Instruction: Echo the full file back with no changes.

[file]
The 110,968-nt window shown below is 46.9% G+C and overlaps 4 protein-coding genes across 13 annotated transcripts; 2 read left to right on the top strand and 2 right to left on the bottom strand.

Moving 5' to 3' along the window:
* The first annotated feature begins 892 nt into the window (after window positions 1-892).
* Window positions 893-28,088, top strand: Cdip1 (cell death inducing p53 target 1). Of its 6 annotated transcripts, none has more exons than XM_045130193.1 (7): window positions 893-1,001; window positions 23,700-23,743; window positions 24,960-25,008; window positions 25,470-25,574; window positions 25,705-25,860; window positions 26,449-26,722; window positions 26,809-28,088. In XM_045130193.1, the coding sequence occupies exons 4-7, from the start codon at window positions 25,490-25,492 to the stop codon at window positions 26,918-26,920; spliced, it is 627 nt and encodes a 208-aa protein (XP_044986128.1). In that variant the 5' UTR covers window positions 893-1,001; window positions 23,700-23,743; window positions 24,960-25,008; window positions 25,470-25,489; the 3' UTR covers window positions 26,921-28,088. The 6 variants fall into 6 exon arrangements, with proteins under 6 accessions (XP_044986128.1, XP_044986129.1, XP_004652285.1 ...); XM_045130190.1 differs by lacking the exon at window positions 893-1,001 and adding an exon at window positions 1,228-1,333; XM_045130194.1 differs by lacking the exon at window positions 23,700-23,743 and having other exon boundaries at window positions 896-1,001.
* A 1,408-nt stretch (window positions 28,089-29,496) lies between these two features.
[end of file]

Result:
The 110,968-nt window shown below is 46.9% G+C and overlaps 4 protein-coding genes across 13 annotated transcripts; 2 read left to right on the top strand and 2 right to left on the bottom strand.

Moving 5' to 3' along the window:
* The first annotated feature begins 892 nt into the window (after window positions 1-892).
* Window positions 893-28,088, top strand: Cdip1 (cell death inducing p53 target 1). Of its 6 annotated transcripts, none has more exons than XM_045130193.1 (7): window positions 893-1,001; window positions 23,700-23,743; window positions 24,960-25,008; window positions 25,470-25,574; window positions 25,705-25,860; window positions 26,449-26,722; window positions 26,809-28,088. In XM_045130193.1, the coding sequence occupies exons 4-7, from the start codon at window positions 25,490-25,492 to the stop codon at window positions 26,918-26,920; spliced, it is 627 nt and encodes a 208-aa protein (XP_044986128.1). In that variant the 5' UTR covers window positions 893-1,001; window positions 23,700-23,743; window positions 24,960-25,008; window positions 25,470-25,489; the 3' UTR covers window positions 26,921-28,088. The 6 variants fall into 6 exon arrangements, with proteins under 6 accessions (XP_044986128.1, XP_044986129.1, XP_004652285.1 ...); XM_045130190.1 differs by lacking the exon at window positions 893-1,001 and adding an exon at window positions 1,228-1,333; XM_045130194.1 differs by lacking the exon at window positions 23,700-23,743 and having other exon boundaries at window positions 896-1,001.
* A 1,408-nt stretch (window positions 28,089-29,496) lies between these two features.